MEDIAN WORK TO GO ON IN STEAMBOAT TUESDAY
The City of Steamboat, partnering with the Urban Redevelopment Authority Advisory Committee, and in contract with Native Excavating, will begin work on the US Highway 40 median enhancement project Tuesday. The project consists of hard surfacing and landscaping the existing medians between JD Hays Way and Pine Grove Road, beautifying the southern entry corridor to Steamboat. Motorists can expect a one lane closure of the inside lanes on both the eastbound and westbound US Highway 40 travel lanes. The lane closures will be lifted at the end of each day and on weekends. The work is expected to be completed by early November, contingent upon weather. All motorists are asked to please use caution and slow down when driving thru the construction zone.
SEEDLINGS PLANTED TO OFFSET TREES KILLED BY BEETLES
Over 700 limber pine and bristlecone pine seedlings have been planted by volunteers and U.S. Forest Service (USFS) employees this past week at the Pole Mountain Work Center on the Medicine Bow National Forest (MBNF). Getting the seedlings in the ground is just one of multiple steps needed to begin the field test portion of the Southern Rockies Rust Resistance Trial (SRRRT), which is a collaborative project between the Forest, USFS Rocky Mountain Research Station, Colorado State University and the USFS Forest Health Protection program. SRRRT is a multi-year project to increase White Pine Blister Rust (WPBR) resistance within five-needle pine populations. An increased frequency of resistance within tree populations will promote adaptive, self-sustaining populations in the face of threats such as WPBR. Limber pine and bristlecone pine are two of nine North American species in the five-needle pine group, also called white pines. Limber pine is native to the Pole Mountain portion of the Forest. High-elevation white pines are among the oldest and most culturally-appreciated tree species in western North America. They are unique for their ability to live and thrive in some of the most extreme mountain conditions known. White pines support a variety of wildlife, such as bears, squirrels and birds, and they play a critical role in high-elevation forest development, stability, watershed integrity and health.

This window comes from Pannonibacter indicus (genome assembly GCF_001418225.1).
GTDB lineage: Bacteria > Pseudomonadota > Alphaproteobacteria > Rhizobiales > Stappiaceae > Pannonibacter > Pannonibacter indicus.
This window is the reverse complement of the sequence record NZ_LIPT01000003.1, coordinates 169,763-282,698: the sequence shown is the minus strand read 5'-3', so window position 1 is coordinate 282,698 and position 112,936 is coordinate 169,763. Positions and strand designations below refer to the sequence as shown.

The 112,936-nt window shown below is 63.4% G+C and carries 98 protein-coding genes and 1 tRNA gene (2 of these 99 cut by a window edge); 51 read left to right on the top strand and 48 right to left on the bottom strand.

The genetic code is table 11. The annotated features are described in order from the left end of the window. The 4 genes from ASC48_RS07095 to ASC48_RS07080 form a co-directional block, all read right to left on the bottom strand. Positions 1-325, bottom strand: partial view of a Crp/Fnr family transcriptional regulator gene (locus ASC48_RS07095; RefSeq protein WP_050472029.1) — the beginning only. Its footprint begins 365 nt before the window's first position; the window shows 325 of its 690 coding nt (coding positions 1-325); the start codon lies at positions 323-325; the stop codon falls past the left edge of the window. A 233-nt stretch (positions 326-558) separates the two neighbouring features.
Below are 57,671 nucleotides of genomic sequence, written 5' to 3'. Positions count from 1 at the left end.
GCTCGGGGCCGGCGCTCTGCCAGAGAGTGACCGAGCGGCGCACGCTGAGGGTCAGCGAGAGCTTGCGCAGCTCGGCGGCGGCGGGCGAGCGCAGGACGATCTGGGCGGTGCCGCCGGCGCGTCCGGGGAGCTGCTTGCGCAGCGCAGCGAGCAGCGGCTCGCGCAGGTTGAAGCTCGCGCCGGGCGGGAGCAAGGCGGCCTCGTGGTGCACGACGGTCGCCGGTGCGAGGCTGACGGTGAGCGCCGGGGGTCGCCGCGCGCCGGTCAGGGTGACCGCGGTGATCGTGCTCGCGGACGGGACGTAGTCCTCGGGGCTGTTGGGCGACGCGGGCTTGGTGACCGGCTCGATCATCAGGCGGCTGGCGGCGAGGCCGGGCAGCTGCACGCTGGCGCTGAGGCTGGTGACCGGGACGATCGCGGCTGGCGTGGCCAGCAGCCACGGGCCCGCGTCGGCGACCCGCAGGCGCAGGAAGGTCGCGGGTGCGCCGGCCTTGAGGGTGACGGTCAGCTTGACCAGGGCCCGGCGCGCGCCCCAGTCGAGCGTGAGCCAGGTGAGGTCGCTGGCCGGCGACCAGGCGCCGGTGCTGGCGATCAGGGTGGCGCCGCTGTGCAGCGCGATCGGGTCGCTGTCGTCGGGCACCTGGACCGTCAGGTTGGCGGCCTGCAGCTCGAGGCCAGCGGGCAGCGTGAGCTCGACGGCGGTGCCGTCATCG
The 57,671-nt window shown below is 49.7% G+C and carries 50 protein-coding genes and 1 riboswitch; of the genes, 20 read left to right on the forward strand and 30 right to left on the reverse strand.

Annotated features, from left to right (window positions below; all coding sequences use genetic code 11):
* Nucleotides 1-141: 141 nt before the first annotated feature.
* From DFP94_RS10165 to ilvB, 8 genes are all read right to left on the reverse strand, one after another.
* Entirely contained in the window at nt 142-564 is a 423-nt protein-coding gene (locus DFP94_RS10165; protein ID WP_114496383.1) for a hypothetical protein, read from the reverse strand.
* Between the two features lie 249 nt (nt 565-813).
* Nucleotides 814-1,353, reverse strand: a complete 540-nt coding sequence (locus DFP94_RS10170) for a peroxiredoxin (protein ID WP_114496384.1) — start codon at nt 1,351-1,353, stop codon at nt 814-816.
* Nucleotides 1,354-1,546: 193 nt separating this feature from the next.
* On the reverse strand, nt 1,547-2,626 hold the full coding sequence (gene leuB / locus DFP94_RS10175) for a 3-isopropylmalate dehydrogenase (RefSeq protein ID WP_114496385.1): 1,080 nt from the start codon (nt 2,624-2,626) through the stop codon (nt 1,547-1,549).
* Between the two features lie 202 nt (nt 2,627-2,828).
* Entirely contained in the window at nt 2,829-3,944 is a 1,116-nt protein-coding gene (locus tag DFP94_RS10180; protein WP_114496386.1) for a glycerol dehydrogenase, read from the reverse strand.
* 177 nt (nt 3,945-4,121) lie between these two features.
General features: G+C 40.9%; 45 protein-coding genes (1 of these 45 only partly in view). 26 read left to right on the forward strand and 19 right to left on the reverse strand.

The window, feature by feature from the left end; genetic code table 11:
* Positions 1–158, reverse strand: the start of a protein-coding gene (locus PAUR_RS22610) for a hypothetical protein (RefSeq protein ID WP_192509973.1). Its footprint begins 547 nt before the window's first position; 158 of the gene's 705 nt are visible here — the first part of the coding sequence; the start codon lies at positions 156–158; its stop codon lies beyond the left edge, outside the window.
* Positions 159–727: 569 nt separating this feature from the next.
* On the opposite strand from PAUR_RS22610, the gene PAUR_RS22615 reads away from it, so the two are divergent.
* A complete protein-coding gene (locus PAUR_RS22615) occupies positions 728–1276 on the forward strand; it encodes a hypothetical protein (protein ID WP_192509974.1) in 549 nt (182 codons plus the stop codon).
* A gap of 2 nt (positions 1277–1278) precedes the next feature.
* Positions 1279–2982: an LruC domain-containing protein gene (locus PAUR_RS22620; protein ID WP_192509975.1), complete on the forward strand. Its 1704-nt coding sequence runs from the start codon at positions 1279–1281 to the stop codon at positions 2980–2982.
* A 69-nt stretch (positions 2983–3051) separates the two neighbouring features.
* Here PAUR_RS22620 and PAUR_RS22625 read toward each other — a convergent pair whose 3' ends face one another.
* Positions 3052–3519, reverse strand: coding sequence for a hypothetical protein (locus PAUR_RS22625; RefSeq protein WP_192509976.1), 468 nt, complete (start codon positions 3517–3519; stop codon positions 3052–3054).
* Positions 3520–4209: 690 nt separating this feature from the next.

In high school sports:
Steamboat fell to Eagle Valley 48-12.
Meeker beat Grand Valley 32-9.
Rangely lost to Dove Creek 46-6.
Rangely beat Grand Valley (25-21; 25-19).
Moffat County fell to Roaring Fork (25-19; 25-8).
Soroco lost to Vail Mountain (25-22; 25-17; 25-23).
Soroco heads to Gilpen County at 1.
Moffat County plays at Ridgeview Academy. You can catch all the action live on KRAI, with the pre-game at 12:45 and the kickoff at 1.
Steamboat, Meeker, Rangely and Moffat County continue at the Glenwood tourney.
Little Snake River Valley continues at the Saratoga tourney.
In boys soccer:
Steamboat hosts Delta at 11.
In boys tennis:
Steamboat goes to Poudre at 10.
In cross country:
Moffat County runs at Cheyenne Mountain.